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[lin-zee-woo l-zee] /ˈlɪn ziˈwʊl zi/
noun, plural linsey-woolseys.
a coarse fabric woven from linen warp, or sometimes cotton, and coarse wool filling.
a garment made from this.
Archaic. any mixture that is incongruous or of poor quality; jumble:
That last speech was a linsey-woolsey of stale platitudes.
Also called linsey.
Origin of linsey-woolsey
late Middle English
1425-75; late Middle English lynsy wolsye literally, linen cloth, wool cloth, equivalent to lyn (Old English līn; see linen) + -sy, variant of say cloth (< Old French saie; akin to Medieval Latin sagia kind of weave, Latin sagum cloak) + wol wool + -sye, variant of say Unabridged
Based on the Random House Dictionary, © Random House, Inc. 2018.
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Examples from the Web for linsey-woolsey
Historical Examples
  • The literature of China is, happily, not all linsey-woolsey.

    Moon Lore Timothy Harley
  • She was dressed in linsey-woolsey, and the overalls of the three sons were also home-spun.

    Hunters Out of Space Joseph Everidge Kelleam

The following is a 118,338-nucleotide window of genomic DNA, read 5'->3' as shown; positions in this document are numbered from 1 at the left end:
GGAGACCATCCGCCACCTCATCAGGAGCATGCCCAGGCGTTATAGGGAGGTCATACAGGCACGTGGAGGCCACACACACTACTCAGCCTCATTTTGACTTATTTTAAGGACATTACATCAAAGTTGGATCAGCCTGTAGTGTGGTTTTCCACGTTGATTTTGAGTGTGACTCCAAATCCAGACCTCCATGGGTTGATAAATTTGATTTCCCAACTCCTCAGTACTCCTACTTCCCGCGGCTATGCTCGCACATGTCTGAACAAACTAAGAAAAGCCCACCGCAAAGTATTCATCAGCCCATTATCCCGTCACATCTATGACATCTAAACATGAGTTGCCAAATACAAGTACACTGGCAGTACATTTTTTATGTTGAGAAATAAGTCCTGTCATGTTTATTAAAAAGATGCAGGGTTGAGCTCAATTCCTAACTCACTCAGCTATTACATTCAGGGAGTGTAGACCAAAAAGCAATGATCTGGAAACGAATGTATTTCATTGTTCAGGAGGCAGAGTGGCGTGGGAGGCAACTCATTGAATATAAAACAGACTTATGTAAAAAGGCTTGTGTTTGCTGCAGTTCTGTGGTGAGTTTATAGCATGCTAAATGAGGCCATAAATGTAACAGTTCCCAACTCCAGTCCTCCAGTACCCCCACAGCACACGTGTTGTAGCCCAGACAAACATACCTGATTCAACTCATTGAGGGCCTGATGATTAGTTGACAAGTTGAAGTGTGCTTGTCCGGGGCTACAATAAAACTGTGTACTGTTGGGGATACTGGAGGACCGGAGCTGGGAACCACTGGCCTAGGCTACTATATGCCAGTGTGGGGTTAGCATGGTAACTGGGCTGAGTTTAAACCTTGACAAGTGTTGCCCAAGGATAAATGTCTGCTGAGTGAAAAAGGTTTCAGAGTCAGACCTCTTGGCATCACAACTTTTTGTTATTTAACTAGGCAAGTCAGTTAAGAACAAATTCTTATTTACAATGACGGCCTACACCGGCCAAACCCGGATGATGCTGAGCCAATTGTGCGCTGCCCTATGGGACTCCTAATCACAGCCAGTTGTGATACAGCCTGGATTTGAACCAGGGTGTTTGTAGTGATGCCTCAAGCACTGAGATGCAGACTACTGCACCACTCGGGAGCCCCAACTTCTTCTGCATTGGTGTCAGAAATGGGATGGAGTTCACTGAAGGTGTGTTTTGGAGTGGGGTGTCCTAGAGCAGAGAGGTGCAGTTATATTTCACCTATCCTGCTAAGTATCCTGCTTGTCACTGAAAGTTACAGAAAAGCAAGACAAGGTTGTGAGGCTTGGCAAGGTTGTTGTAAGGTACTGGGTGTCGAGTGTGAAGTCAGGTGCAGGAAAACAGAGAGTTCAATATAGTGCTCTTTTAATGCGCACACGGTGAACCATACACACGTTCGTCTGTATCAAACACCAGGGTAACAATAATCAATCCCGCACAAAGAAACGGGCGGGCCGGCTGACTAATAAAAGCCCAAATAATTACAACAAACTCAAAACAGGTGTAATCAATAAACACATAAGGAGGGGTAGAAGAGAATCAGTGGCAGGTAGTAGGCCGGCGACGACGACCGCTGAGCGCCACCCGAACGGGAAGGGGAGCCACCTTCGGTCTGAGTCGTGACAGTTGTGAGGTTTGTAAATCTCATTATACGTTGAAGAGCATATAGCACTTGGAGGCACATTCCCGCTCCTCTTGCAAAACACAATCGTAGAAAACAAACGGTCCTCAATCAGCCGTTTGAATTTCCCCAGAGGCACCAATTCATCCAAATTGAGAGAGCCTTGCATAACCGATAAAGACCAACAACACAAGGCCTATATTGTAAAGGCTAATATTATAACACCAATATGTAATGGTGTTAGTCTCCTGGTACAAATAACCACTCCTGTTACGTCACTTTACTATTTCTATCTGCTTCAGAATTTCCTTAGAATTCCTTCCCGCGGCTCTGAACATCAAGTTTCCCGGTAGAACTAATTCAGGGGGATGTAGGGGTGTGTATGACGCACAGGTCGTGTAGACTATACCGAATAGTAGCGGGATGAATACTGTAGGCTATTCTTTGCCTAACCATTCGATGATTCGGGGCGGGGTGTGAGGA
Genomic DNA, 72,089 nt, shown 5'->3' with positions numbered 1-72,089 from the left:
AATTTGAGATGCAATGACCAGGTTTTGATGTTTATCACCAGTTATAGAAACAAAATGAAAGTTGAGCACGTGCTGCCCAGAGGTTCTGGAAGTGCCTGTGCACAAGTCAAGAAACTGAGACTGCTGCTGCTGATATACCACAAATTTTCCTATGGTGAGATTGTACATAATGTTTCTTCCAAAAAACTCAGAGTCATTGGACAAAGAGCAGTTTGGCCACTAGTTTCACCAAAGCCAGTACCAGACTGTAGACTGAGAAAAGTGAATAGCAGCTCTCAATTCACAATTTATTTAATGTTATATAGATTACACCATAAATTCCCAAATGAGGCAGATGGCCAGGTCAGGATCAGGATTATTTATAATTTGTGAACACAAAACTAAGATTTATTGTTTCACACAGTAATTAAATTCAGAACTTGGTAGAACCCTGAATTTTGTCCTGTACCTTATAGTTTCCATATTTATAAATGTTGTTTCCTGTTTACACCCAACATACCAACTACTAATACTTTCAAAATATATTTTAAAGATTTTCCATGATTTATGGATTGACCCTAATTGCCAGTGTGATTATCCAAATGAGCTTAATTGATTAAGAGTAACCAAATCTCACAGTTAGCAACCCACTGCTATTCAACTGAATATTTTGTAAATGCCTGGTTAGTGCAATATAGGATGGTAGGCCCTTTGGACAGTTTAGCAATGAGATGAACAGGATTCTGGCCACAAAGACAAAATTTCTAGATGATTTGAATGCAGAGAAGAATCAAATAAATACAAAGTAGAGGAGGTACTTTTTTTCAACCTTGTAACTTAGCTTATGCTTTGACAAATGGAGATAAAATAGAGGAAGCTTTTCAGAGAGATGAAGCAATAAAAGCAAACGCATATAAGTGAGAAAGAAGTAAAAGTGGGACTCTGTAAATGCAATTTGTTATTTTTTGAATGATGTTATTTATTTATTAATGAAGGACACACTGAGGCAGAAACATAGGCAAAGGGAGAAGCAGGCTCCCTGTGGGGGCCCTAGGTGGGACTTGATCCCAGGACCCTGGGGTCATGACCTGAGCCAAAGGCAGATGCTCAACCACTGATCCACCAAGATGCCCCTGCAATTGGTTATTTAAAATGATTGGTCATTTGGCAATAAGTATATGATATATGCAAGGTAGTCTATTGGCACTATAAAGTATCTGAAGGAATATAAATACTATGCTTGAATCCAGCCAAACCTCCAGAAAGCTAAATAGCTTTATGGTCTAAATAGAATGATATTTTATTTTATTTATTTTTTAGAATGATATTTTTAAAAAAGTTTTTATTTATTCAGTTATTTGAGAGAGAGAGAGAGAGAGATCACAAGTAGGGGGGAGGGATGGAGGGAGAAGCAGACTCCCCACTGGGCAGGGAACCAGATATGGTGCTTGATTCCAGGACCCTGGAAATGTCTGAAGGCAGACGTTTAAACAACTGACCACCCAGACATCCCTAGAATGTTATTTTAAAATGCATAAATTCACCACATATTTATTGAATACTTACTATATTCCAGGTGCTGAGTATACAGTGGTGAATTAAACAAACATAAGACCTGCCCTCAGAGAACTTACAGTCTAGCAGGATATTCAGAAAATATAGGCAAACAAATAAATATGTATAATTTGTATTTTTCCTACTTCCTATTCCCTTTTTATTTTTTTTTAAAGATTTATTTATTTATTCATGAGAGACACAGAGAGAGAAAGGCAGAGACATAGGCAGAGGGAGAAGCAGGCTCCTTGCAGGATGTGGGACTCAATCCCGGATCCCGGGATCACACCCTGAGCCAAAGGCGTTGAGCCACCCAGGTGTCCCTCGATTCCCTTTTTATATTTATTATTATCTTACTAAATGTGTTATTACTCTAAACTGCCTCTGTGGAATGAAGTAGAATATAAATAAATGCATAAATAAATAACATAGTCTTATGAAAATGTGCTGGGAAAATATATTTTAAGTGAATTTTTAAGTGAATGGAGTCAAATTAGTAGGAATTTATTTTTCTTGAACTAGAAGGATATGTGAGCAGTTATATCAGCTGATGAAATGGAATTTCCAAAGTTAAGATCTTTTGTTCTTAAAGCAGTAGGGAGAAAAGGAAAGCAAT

• Your labor is too skilled by far to manufacture bagging and linsey-woolsey.

  • Four yards of linsey-woolsey, a yard in width, made a dress for any woman.

  • The coats of the men were home-made; the materials, jeans or linsey-woolsey.

  • You see I was in my linsey-woolsey frock, not dressed for company.

    Boys and Girls of Colonial Days Carolyn Sherwin Bailey
  • We have too much of the linsey-woolsey type of religion in our day.

    The Palm Tree Blessing W. E. Shepard
  • His coat, moreover, is as torn as his linsey-woolsey jonquil hose.

    The Iron Pincers Eugne Sue
  • linsey-woolsey, a mixture of linen and woollen, is still in use.

    The Making of William Edwards Mrs. G. Linnaeus Banks
  • Any ordinary manner, in comparison with Mr. Downie Meek's, would be as linsey-woolsey to three-pile velvet!

    Roland Cashel Charles James Lever
British Dictionary definitions for linsey-woolsey


a thin rough fabric of linen warp and coarse wool or cotton filling
a strange nonsensical mixture or confusion
Word Origin
C15: probably from Lindsey, Suffolk village where the fabric was first made + wool (with rhyming suffix -sey)
Collins English Dictionary - Complete & Unabridged 2012 Digital Edition
© William Collins Sons & Co. Ltd. 1979, 1986 © HarperCollins
Publishers 1998, 2000, 2003, 2005, 2006, 2007, 2009, 2012
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Word Origin and History for linsey-woolsey

late 15c., originally a cloth woven from linen and wool; the words altered for the sake of a jingling sound. Linsey is attested from mid-15c., apparently meaning "coarse linen fabric." Some sources suggest a connection or influence from the place name Lindsey in Suffolk.

Online Etymology Dictionary, © 2010 Douglas Harper
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